False. While teens and young adults are three times more receptive to mobile advertising than their parents, that doesn’t eliminate the power of text messaging when it comes to reaching the over 25 crowd. In fact, text messaging among all mobile phone users tripled from 2007-2008 with a reported 2.7 billion text messages sent every day.

4. SMS advertising is only good for direct response
False. SMS is a great way to directly reach users to drive calls, ticket sales and downloads, but it is also an effective way to increase brand metrics (aided, unaided awareness and affinity) by engaging users in conversations about a product or a service.

5. SMS advertising isn’t very creative
False! According to many marketers, mobile Web sites and mobile banner advertising are the “be-all, end-all,” with their ability to deliver splashy, colorful landing pages, images and videos on a mobile phone. But SMS is perhaps the MOST creative way to reach mobile users because it delivers the “holy grail” to advertisers — the ability to have a direct, one-on-one conversation with a consumer about your product and service.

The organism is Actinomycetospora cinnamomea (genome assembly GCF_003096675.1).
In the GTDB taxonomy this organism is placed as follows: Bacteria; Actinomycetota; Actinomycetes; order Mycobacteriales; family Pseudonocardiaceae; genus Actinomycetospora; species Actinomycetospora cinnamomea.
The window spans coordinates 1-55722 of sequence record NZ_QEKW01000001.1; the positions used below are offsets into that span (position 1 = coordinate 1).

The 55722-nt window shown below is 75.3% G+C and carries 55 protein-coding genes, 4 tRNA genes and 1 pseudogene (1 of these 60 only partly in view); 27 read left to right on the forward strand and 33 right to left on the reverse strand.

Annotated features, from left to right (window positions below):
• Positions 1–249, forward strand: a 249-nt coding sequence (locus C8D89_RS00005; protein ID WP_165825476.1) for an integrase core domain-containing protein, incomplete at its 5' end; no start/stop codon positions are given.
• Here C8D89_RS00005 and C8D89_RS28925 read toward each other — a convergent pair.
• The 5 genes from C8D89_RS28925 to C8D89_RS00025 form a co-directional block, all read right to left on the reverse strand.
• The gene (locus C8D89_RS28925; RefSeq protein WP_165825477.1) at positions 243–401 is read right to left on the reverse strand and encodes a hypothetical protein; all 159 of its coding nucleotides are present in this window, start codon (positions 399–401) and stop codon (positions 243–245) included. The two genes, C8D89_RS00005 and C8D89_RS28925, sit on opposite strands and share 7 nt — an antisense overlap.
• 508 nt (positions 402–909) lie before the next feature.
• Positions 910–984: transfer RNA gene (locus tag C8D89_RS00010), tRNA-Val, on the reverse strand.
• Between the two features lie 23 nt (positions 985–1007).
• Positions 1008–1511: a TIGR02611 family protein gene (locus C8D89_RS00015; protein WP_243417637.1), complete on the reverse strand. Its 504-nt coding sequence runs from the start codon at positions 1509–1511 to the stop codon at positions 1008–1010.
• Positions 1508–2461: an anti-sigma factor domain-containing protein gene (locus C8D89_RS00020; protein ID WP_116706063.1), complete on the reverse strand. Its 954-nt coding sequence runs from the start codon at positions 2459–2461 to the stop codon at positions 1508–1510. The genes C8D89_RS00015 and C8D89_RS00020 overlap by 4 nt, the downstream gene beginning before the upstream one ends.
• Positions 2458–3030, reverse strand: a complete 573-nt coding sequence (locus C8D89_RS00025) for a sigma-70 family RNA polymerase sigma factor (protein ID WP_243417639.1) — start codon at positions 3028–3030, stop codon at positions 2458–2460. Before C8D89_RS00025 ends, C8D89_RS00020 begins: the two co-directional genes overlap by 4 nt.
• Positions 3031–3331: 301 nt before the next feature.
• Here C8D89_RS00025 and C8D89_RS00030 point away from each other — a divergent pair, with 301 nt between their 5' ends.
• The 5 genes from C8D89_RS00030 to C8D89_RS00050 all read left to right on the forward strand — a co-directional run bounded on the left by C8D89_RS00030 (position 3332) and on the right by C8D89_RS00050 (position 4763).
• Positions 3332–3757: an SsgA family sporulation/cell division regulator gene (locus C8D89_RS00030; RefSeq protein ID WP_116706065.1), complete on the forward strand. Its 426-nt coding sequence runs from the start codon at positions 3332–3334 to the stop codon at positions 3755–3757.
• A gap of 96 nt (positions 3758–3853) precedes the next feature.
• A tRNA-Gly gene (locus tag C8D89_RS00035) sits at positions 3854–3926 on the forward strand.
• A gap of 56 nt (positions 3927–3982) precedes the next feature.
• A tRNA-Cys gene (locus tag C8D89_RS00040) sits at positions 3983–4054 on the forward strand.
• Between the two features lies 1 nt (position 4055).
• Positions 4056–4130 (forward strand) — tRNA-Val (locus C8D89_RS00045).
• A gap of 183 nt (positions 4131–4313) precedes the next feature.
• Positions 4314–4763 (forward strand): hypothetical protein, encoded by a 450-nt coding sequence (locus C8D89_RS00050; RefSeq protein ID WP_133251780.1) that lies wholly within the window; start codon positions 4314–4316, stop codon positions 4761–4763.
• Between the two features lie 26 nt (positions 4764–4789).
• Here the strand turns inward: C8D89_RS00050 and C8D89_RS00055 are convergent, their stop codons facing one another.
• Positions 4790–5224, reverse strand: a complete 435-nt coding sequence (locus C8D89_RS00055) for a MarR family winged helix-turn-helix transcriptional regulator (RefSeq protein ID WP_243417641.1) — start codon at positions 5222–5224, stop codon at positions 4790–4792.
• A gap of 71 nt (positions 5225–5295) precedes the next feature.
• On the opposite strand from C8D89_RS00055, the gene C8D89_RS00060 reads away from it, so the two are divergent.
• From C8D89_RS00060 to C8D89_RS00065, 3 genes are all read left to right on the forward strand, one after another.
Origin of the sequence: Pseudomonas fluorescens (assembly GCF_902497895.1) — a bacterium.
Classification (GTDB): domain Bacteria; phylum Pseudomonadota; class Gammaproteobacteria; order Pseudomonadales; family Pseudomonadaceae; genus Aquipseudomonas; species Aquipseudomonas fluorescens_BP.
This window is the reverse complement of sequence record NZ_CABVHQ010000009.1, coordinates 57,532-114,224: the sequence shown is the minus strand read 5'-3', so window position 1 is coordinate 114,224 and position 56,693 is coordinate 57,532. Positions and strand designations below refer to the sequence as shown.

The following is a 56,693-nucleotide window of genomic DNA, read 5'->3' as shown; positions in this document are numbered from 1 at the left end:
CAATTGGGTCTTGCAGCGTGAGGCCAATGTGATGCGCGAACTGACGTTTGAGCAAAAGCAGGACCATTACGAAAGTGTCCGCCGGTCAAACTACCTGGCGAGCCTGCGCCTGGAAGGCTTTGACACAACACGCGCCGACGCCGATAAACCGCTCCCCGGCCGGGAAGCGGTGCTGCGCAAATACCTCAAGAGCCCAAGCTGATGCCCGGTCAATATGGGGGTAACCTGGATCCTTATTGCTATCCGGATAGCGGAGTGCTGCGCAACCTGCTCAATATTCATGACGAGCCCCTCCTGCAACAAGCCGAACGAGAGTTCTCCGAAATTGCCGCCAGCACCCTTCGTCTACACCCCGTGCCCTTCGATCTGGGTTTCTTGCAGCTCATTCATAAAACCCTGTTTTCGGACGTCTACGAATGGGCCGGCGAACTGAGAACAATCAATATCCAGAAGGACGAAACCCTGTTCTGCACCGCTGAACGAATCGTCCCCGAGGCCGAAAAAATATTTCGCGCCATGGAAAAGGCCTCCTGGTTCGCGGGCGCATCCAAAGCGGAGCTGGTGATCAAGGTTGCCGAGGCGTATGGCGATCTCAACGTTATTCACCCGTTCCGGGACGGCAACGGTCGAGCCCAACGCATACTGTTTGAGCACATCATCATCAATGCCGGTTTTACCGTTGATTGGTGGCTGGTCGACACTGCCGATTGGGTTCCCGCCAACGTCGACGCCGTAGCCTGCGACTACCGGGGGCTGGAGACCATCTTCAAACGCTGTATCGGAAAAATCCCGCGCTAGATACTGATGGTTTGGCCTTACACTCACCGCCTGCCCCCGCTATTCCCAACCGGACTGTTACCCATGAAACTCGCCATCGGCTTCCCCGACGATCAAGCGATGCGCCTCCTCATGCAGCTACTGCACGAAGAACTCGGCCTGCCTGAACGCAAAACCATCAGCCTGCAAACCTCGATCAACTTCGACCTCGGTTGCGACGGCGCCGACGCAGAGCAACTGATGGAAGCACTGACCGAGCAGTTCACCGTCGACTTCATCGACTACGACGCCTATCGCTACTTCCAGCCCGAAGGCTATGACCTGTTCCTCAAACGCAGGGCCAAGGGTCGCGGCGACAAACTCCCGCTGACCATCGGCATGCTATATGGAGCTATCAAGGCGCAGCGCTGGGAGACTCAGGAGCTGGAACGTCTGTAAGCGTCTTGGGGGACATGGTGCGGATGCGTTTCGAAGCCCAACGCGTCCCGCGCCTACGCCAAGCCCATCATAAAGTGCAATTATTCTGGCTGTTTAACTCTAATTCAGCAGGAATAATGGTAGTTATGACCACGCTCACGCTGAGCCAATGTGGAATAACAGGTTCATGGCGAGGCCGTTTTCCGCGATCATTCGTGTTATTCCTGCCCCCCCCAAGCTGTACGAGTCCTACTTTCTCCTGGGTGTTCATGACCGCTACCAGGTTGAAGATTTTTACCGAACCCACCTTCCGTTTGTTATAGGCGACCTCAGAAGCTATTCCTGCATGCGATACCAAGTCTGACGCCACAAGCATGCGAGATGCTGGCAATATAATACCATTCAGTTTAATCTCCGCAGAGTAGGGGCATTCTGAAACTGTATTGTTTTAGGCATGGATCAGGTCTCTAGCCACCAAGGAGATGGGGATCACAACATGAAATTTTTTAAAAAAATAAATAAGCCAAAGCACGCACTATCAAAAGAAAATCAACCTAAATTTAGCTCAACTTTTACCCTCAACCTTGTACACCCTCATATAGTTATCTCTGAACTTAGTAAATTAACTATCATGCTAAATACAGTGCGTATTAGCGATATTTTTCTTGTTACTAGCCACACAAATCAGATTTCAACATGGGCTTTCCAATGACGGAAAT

The key to SMS seems to be the direct contact and conversation that it allows advertisers and marketers to have with consumers. I don’t discount iPhone apps and mobile Internet by any means, but SMS is certainly an advertising platform that works and shouldn’t be overlooked.

What is your experience with SMS? Has it worked? Will you continue to use it?


National Breast Cancer Foundation using mobile marketing to reach women

nbcf-promo1According to Mobile Marketer, the National Breast Cancer Foundation (NBCF) is now using text-messaging to connect with women all of ages.

NBCF is giving women the opportunity to receive text-message reminders for exams, mammograms and appointments. The foundation is hoping that mobile marketing will enable them to hit critical segments within the population, including young women and women of color.

I think this is an extremely smart move by NBCF and I’m glad to see an organization of this size embracing mobile marketing. The text messages should help remind women about their appointments, especially those who may be hesitant or forgetful. This means that more women will come to the hospital to be screened, ultimately saving the lives of more moms, sisters and wives.

The possibilities for text-messaging reminders in the healthcare industry are nearly endless. Reminding patients of important dates can help improve the overall well-being of our communities.

What is your healthcare organization doing to help improve your patients’ experience?

How can make this experience be more personal?

We’d love to hear what you’re doing and how you’ve made a difference for your patients!